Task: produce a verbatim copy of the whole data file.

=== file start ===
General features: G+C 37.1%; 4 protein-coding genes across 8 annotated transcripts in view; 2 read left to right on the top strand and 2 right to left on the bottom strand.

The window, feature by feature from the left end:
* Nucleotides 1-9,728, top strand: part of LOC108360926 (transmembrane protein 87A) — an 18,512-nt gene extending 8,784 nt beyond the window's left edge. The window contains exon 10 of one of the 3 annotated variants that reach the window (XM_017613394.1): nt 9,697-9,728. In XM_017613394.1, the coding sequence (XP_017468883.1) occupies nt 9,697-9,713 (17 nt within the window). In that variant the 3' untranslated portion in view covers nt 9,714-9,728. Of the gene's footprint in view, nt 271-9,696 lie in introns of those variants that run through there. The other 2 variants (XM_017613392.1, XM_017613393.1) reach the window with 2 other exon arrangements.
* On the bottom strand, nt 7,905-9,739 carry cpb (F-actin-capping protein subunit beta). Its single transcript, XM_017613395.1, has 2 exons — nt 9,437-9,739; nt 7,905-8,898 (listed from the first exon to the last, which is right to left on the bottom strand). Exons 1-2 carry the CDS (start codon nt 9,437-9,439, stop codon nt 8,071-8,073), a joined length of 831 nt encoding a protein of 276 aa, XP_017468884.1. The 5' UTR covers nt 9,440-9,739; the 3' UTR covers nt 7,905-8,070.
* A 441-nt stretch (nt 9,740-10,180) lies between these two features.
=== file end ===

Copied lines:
General features: G+C 37.1%; 4 protein-coding genes across 8 annotated transcripts in view; 2 read left to right on the top strand and 2 right to left on the bottom strand.

The window, feature by feature from the left end:
* Nucleotides 1-9,728, top strand: part of LOC108360926 (transmembrane protein 87A) — an 18,512-nt gene extending 8,784 nt beyond the window's left edge. The window contains exon 10 of one of the 3 annotated variants that reach the window (XM_017613394.1): nt 9,697-9,728. In XM_017613394.1, the coding sequence (XP_017468883.1) occupies nt 9,697-9,713 (17 nt within the window). In that variant the 3' untranslated portion in view covers nt 9,714-9,728. Of the gene's footprint in view, nt 271-9,696 lie in introns of those variants that run through there. The other 2 variants (XM_017613392.1, XM_017613393.1) reach the window with 2 other exon arrangements.
* On the bottom strand, nt 7,905-9,739 carry cpb (F-actin-capping protein subunit beta). Its single transcript, XM_017613395.1, has 2 exons — nt 9,437-9,739; nt 7,905-8,898 (listed from the first exon to the last, which is right to left on the bottom strand). Exons 1-2 carry the CDS (start codon nt 9,437-9,439, stop codon nt 8,071-8,073), a joined length of 831 nt encoding a protein of 276 aa, XP_017468884.1. The 5' UTR covers nt 9,440-9,739; the 3' UTR covers nt 7,905-8,070.
* A 441-nt stretch (nt 9,740-10,180) lies between these two features.